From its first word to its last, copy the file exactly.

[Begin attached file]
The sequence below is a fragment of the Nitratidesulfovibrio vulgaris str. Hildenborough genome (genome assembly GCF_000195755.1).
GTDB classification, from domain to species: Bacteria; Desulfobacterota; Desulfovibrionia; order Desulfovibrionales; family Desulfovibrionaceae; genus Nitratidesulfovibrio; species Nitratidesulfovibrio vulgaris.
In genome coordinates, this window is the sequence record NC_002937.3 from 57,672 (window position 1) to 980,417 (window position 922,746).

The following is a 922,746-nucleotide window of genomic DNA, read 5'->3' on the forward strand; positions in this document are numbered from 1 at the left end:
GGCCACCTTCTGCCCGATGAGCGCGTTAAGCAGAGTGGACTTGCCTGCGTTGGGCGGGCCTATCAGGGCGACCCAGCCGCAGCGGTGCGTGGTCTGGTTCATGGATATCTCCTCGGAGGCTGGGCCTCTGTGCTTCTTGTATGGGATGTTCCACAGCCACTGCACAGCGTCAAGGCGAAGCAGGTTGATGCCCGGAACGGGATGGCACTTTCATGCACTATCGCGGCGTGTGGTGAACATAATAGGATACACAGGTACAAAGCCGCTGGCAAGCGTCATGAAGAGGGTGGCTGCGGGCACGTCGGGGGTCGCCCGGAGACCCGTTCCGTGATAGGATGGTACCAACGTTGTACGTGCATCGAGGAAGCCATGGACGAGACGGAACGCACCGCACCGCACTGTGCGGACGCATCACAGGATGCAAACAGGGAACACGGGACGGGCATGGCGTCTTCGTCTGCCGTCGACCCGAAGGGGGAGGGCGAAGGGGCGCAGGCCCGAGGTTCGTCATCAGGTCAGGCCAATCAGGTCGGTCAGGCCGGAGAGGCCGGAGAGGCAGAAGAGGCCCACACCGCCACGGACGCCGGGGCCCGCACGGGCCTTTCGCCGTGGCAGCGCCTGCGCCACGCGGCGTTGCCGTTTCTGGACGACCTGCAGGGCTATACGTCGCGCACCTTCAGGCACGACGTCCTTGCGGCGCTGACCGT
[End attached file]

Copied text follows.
The sequence below is a fragment of the Nitratidesulfovibrio vulgaris str. Hildenborough genome (genome assembly GCF_000195755.1).
GTDB classification, from domain to species: Bacteria; Desulfobacterota; Desulfovibrionia; order Desulfovibrionales; family Desulfovibrionaceae; genus Nitratidesulfovibrio; species Nitratidesulfovibrio vulgaris.
In genome coordinates, this window is the sequence record NC_002937.3 from 57,672 (window position 1) to 980,417 (window position 922,746).

The following is a 922,746-nucleotide window of genomic DNA, read 5'->3' on the forward strand; positions in this document are numbered from 1 at the left end:
GGCCACCTTCTGCCCGATGAGCGCGTTAAGCAGAGTGGACTTGCCTGCGTTGGGCGGGCCTATCAGGGCGACCCAGCCGCAGCGGTGCGTGGTCTGGTTCATGGATATCTCCTCGGAGGCTGGGCCTCTGTGCTTCTTGTATGGGATGTTCCACAGCCACTGCACAGCGTCAAGGCGAAGCAGGTTGATGCCCGGAACGGGATGGCACTTTCATGCACTATCGCGGCGTGTGGTGAACATAATAGGATACACAGGTACAAAGCCGCTGGCAAGCGTCATGAAGAGGGTGGCTGCGGGCACGTCGGGGGTCGCCCGGAGACCCGTTCCGTGATAGGATGGTACCAACGTTGTACGTGCATCGAGGAAGCCATGGACGAGACGGAACGCACCGCACCGCACTGTGCGGACGCATCACAGGATGCAAACAGGGAACACGGGACGGGCATGGCGTCTTCGTCTGCCGTCGACCCGAAGGGGGAGGGCGAAGGGGCGCAGGCCCGAGGTTCGTCATCAGGTCAGGCCAATCAGGTCGGTCAGGCCGGAGAGGCCGGAGAGGCAGAAGAGGCCCACACCGCCACGGACGCCGGGGCCCGCACGGGCCTTTCGCCGTGGCAGCGCCTGCGCCACGCGGCGTTGCCGTTTCTGGACGACCTGCAGGGCTATACGTCGCGCACCTTCAGGCACGACGTCCTTGCGGCGCTGACCGT